Mar 26, 2009

Receiving splitter II

Another one?
Yes; in my previous blog of January I mentioned needing another splitter.
It would need a better spec at 28Mhz. The IF output frequency of my 144Mhz & 50Mhz transverters.
I have plans for:
- analysing signals during reception
- comparing different IF rigs at readability
- combining different IF rigs to create sort-of-diversity reception

And not for?
This blog is not for writing a paper on already existing applications, home built equipment and such. There are lots of other, better web resources for that, like: W8JI, VK1OD, hard-core-dx to name a few.
I just want to record my findings and describe the equipment used while in the process. It will serve me when picking up a project again in the future.

What do we have so far?
A quick & dirty W8JI style Magic-T combiner, using #73 ferrite binocular.
The frequency sweep shows the port to port isolation from 1 to 30Mhz.

W8JI version Magic-T splitter_MKII
A more serious attempt this time, using:
- alum die cast box
- #43 ferrite binoculars
- 24 AWG red enamelled wire
- BNC chassis parts, pop riveted to the box
- 1W 100 Ohm metal film resistor

I have ordered carbon composite resistors. If that offers a significant better specification at 28MHz I will do some more testing and create additional versions of the splitter. When time allows.

How do they compare?

attenuation port to port isolation
1.8Mhz 28Mhz 1.8Mhz 28Mhz

MKI -3.52 -4.33 28.0 15.5
MKII -3.05 -3.30 38.0 19.2

Remarkable that using #43 ferrite brings better specs at 1.8Mhz, right?
There sure are other possible reasons for that: using a shielded box and different wire.

Other remarks:
Port 1 to Port 2 isolation and vice versa differ 1 to 1.5 dB.
The measuring coax cables have been calibrated in the test set-up by the HP network analyser.
The cables (RG58) might have a small negative influence on the isolation measurements due to the limitation of their shielding.

Yes; it has low attenuation, sufficient port-to-port isolation and it is easy to reproduce.
Let's get using it and do some of the tests I've on my mind.
I'll be back.....

Mar 22, 2009

Backyard 7 Mhz Vertical

For the sake of making contacts on the 'upper' Low Band I decided to do a quick & dirty GP set-up for 7Mhz.
The current 'Simple HF Multi band Vertical'(see previous blogs) had to go. There's no sunspots to expect in the next coming months, so no interest in the NCDXF beacon monitoring station currently. Even more because I have Hi-jacked the TRX (TS570SG) for the coming 6m season.

How to create a simple backyard GP

1. Make a full size radiator
Take a typical fibre glass fishing rod and any kind of conductive wire. Note: insulated wire intruduces a velocity factor of about 0.92 - 0.97, depending on the insulation type and thickness. Now start calculating the 0.25 wavelength, using the lowest frequency you want to be able to use; add another 5 % for adjustment.
Slightly spiral wind the wire around the rod and use electrical vinyl tape to fix it.

2. Install a ground rod
Just hammer(-drill) down any kind of 1-3m length copper pipe. It serves as a lightning rod and makes a good bonding point for the radials. Note:it is does not protect against a direct hit. When zapped by lightning it might avoid that all your shack-gear is toasted. There's lots of good websites on that subject so take proper care and be responsible.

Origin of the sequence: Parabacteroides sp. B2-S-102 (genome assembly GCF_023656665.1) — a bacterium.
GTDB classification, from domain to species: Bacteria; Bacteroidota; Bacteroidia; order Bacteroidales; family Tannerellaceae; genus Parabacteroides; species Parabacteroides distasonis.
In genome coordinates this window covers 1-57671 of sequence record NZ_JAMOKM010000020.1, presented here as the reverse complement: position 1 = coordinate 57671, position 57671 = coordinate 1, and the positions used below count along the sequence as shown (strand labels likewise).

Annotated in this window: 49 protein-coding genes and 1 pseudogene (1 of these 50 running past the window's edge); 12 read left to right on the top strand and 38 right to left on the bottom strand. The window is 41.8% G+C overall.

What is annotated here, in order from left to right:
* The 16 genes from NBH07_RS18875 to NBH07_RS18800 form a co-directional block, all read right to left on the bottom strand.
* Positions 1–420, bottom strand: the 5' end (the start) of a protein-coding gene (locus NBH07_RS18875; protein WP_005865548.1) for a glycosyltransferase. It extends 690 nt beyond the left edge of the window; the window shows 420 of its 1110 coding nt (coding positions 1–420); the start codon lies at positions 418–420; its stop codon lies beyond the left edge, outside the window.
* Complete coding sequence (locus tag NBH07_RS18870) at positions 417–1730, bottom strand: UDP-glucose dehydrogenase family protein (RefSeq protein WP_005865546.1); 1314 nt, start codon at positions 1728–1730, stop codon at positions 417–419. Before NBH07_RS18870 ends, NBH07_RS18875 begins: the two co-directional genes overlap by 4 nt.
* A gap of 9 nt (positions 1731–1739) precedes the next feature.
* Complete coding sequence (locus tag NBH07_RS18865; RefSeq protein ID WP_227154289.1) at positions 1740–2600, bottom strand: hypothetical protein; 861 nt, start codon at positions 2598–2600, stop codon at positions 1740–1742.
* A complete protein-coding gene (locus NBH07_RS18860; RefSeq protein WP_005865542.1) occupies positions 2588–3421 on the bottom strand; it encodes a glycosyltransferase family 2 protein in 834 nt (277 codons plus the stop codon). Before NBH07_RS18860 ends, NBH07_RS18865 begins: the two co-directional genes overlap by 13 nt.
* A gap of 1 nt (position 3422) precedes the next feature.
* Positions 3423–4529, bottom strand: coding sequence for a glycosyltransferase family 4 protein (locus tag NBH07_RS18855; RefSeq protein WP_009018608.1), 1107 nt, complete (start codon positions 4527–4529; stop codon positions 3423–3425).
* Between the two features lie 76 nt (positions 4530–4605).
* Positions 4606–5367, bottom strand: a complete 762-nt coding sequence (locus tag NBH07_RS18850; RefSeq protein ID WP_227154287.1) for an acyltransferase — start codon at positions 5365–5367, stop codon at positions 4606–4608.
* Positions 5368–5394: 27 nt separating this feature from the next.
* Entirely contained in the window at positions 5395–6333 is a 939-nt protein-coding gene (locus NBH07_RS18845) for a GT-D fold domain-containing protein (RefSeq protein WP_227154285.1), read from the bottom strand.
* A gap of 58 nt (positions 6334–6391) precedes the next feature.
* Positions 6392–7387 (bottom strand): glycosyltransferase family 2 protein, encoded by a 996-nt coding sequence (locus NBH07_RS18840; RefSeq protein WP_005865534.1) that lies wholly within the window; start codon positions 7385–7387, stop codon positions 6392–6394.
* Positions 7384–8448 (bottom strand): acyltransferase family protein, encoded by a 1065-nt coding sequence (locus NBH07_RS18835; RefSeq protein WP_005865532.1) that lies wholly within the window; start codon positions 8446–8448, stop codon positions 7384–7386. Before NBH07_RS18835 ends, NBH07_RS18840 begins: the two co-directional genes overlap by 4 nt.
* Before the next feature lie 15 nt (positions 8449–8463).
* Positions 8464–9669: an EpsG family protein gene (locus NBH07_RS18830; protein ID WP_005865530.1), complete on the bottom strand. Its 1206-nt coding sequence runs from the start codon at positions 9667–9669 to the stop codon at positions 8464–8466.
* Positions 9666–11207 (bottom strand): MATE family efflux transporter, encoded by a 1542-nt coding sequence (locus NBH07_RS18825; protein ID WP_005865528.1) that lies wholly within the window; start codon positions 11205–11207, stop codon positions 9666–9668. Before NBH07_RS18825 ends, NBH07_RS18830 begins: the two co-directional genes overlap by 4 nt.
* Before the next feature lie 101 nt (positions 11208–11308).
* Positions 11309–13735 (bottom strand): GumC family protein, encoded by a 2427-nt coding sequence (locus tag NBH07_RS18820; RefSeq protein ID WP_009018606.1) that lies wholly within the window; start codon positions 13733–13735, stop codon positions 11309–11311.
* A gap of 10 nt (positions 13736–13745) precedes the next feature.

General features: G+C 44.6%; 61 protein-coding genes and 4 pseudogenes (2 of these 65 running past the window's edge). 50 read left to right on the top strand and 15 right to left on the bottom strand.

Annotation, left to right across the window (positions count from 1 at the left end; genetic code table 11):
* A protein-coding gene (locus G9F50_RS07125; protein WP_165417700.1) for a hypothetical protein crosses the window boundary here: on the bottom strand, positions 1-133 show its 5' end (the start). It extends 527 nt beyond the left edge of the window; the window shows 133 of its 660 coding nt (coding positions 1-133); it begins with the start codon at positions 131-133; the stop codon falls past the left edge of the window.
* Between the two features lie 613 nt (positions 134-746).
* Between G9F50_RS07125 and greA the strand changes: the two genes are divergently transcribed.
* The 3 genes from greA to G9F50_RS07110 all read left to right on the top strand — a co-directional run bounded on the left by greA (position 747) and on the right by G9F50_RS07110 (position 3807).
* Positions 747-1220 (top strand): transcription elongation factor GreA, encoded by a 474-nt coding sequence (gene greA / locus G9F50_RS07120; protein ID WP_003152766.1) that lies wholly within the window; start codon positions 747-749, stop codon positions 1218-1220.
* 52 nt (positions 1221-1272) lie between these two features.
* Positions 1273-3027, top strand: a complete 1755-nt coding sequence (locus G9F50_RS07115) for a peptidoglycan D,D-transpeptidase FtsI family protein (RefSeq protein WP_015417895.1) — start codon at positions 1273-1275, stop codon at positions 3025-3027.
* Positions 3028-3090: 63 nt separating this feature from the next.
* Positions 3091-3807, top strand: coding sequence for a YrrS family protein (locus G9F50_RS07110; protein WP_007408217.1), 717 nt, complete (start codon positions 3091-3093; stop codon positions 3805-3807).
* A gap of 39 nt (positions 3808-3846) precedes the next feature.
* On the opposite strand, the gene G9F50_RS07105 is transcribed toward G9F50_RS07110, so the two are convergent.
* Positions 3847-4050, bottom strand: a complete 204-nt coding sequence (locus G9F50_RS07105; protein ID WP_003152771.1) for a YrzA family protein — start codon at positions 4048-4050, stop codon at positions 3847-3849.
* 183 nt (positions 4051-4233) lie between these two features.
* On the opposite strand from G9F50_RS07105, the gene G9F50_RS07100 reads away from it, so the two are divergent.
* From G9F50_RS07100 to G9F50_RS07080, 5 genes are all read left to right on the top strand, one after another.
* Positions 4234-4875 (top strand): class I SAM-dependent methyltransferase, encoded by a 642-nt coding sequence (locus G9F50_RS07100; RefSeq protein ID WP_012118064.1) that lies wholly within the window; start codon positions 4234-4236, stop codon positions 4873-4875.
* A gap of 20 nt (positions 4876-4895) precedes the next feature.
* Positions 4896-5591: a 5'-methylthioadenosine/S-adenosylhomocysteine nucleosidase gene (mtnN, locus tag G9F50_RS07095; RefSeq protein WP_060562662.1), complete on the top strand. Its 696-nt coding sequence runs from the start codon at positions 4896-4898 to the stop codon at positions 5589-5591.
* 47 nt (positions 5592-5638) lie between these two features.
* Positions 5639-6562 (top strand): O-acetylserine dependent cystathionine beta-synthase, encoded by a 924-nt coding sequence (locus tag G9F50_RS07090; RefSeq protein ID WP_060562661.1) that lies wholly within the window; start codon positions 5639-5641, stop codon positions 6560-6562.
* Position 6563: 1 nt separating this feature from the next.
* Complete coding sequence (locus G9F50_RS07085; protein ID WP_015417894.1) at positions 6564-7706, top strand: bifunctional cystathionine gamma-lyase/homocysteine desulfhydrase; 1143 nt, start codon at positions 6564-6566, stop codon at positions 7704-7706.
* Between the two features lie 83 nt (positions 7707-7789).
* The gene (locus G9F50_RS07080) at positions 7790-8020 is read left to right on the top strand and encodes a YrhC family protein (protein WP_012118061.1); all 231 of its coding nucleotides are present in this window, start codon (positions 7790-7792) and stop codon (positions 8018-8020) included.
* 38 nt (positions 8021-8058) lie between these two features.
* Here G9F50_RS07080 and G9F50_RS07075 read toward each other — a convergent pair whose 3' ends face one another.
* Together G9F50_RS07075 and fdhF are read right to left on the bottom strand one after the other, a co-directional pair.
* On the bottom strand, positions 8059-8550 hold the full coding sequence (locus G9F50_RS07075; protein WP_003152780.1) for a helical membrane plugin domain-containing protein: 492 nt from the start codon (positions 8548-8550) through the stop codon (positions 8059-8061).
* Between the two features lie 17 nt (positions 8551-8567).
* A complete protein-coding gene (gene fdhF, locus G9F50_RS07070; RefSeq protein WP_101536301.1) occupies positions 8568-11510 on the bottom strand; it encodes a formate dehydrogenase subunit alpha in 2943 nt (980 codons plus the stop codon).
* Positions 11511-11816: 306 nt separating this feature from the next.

3. Lay out some radials
Again; use whatever conducting wire you have available.
My backyard is 7 x 8 mtrs and the GP is mounted right at the corner. So no space available for 120 even spaced 'full size' (what is that crap?) radials. Just lay down whatever you can manage. I have 9 lengths between 4 and 8mtrs spread around the backyard. It covers 110 degrees around the GP. Why not 360 degrees? Simply because there is no space available.

4. Add a current balun.
Take a proper piece of ferrite (FT150A-K), put 8 windings no 16 AWG Thermaleze wire on it. Some 10-12 windings of thin teflon coax on a proper ferrite will be a good alternative too.
Use proper protection against moist.

4. Adjustment
Do the adjustment after you have layed out all radials. Adding more radials can alter the radiation resistance and shift the resonance frequency, certainly when you have only a few lying around like in my example. But my point was not to create a High-End antenna (what is that?), only to start being able to make contacts on another band.

How does it perform?
We have a full size vertical (3 out of 3 points), a ground rod + 9 short radials, covering only 110 degrees between north and south-west(1 out of 3 points) and a tiny backyard in a small village (2 out of 4 points). That makes 6 out of 10 points on the 5MW scale.
Within 24 hours I make numerous contacts to the USA and several to Asia. There are no radials in the direction of Asia, but I get through the pileups of BY and BV without severe drama involved. My operation is CW (only) and at a max. of 50W
Let's face it; ANY kind of antenna will allow you to make contacts. And depending how many effort you put into the process, you can master fine dx contacts at will.

Am I happy?
The antenna is up since February 6th and does perform as one might expect.
However, I kind to start disliking the band. Or today's hamradio operators behaviour to be more exact.
The art of rudeness and jamming from so many, makes me shutting of my TRX to often. If I would be able to put more effort into a directive high performing receiving antenna I might avoid them a bit. I also wish the dx-clusters would cease to exist. Tomorrow please..... ??

Anyway, time to return to my roots on the Low Bands: 160m !